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Botulinum toxin appears efficacious for idiopathic overactive bladder


Already approved for neurogenic overactive bladder, onabotulinumtoxinA (Botox) may now be on its way to garnering an indication for idiopathic OAB.

Atlanta-Already approved for neurogenic overactive bladder, onabotulinumtoxinA (Botox) may now be on its way to garnering an indication for idiopathic OAB. A phase III multicenter, randomized, placebo-controlled trial for this indication scored a success and was presented in a late-breaking session at the AUA annual meeting in Atlanta.

This trial compared 20 0.5-mL intradetrusor injections of onabotulinumtoxinA, sparing the trigone, to placebo administered in the same fashion in a total of 557 patients, all of whom were inadequately treated with anticholinergic drugs. Patients could not use anticholinergics during the trial. Assessment for effectiveness and safety was done at 12 weeks, with retreatment with 100 U of onabotulinumtoxinA permitted at or after that time in either group.

All the patients entering the trial had had OAB and incontinence for at least 6 months, at least three urinary urgency incontinence episodes in a 3-day diary, a frequency of at least eight per day, and a postvoid residual urine (PVR) of 100 mL or less. The two groups were similar in terms of age (about 61 years) and other characteristics and had severe conditions, averaging 5.1 to 5.5 incontinence episodes per day, reported coordinating investigator Victor W. Nitti, MD, vice chairman of urology at New York University Langone Medical Center, New York.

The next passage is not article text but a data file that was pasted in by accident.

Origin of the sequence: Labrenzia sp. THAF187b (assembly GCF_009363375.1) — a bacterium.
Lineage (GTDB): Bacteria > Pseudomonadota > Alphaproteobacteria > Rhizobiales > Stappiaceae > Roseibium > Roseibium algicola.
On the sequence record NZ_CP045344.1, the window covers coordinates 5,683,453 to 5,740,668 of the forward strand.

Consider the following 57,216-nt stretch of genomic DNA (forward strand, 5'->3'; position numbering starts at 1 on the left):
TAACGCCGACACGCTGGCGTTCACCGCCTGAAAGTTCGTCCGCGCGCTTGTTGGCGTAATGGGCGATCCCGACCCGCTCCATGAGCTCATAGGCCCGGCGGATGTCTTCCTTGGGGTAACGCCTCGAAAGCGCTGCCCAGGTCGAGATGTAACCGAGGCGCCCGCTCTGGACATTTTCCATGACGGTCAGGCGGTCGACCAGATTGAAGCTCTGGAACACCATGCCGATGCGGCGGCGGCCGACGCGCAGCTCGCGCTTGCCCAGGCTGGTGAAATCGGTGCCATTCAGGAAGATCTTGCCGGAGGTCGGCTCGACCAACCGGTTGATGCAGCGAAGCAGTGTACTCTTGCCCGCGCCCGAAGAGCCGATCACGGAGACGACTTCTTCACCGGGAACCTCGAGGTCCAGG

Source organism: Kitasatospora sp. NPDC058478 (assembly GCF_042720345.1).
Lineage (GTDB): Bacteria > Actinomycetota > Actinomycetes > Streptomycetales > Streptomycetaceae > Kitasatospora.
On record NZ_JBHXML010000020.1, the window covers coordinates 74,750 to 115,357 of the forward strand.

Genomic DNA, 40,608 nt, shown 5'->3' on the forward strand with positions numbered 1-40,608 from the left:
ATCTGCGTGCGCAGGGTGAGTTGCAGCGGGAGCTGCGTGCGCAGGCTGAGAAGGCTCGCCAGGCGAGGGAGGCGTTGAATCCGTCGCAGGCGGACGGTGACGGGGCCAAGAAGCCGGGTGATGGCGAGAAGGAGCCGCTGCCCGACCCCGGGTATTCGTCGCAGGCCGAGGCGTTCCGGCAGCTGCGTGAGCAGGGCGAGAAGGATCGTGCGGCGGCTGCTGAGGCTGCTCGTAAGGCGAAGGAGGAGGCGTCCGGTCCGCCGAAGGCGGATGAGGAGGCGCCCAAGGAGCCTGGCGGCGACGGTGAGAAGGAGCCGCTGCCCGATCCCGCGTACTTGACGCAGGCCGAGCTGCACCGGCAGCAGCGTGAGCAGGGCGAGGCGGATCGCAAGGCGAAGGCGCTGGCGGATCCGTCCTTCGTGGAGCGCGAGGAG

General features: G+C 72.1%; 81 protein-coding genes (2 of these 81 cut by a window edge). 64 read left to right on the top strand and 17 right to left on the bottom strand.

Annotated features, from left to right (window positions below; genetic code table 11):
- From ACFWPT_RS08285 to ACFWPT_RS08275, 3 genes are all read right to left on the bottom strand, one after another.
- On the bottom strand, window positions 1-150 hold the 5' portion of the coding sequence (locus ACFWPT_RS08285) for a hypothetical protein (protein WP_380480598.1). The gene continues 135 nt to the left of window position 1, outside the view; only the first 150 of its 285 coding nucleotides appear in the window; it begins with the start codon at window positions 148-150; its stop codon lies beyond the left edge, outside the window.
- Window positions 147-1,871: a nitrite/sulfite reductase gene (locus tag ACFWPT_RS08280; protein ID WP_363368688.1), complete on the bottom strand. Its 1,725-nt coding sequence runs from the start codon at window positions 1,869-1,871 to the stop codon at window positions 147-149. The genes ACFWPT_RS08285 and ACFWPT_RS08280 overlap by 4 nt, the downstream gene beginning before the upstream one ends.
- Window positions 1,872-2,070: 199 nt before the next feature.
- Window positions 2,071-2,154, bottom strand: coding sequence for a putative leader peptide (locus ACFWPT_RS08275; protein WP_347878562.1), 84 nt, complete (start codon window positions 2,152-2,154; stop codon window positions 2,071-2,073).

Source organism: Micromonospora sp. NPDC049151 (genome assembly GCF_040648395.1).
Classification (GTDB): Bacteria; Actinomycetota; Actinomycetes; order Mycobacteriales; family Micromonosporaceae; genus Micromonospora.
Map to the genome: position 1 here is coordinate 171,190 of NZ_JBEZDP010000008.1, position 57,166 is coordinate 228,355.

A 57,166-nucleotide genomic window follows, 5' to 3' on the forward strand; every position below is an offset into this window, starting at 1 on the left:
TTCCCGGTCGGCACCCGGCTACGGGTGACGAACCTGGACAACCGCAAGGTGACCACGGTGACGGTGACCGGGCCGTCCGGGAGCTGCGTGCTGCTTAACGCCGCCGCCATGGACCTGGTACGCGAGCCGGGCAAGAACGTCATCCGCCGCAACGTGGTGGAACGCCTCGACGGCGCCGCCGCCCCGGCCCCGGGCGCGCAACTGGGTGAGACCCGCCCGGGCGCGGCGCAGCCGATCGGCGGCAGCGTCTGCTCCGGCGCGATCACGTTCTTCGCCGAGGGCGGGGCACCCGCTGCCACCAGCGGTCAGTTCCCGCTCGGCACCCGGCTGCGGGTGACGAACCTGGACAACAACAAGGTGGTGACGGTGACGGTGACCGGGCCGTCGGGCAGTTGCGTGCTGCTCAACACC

Micturitions followed this pattern, with active treatment reducing episodes (about 12 at baseline) by a mean of 2.3 per day, compared with 0.9 for placebo. Urgency episodes, averaging about eight per day at baseline, dropped by a mean of 2.9 per day in the treatment group compared with 1.2 per day in the placebo group. Voided volume per micturition went up by 41 mL in the treatment group compared with 9.7 mL in the placebo group.

The patients themselves reported significant improvements in their condition and quality of life. Sixty-one percent of the patients who received onabotulinumtoxinA judged that they were improved or greatly improved compared with only 29% of placebo patients. Results from the incontinence quality of life questionnaires were also "dramatic," said Dr. Nitti, who pointed out that a minimally important difference on the scale is 10 points on the Incontinence-Quality of Life questionnaire, but the active treatment patients "easily achieved and actually doubled this minimally important difference at all time points for the different domains, such as social embarrassment, as well as the total score, whereas placebo patients did not reach that minimally important difference in any of the domains," he emphasized.

Responses were also significantly greater for the treated group than the placebo group at week 12 on all domains evaluated on the King's Health Questionnaire quality of life assessment.

The adverse events that were the most common in this study and are of greatest concern with onabotulinumtoxinA injection were urinary tract infections and urinary retention requiring clean intermittent catheterization (defined as a PVR ≥200 mL and <350 mL with associated symptoms or a PVR ≥350 mL regardless of symptoms). Among the active treatment patients, 24.5% had UTIs at any time over the study's 24 weeks and 5.8% had retention.

"However, importantly, only 6.1% of patients initiated clean intermittent catheterization at any time during treatment cycle 1. This is a significantly lower percentage of patients than have been seen in other trials where higher doses of botulinum toxin were used," Dr. Nitti pointed out.

Dr. Nitti and co-investigators on this study have served as consultants for, conducted studies funded by, received honoraria from, and/or are employees of Allergan, Inc.

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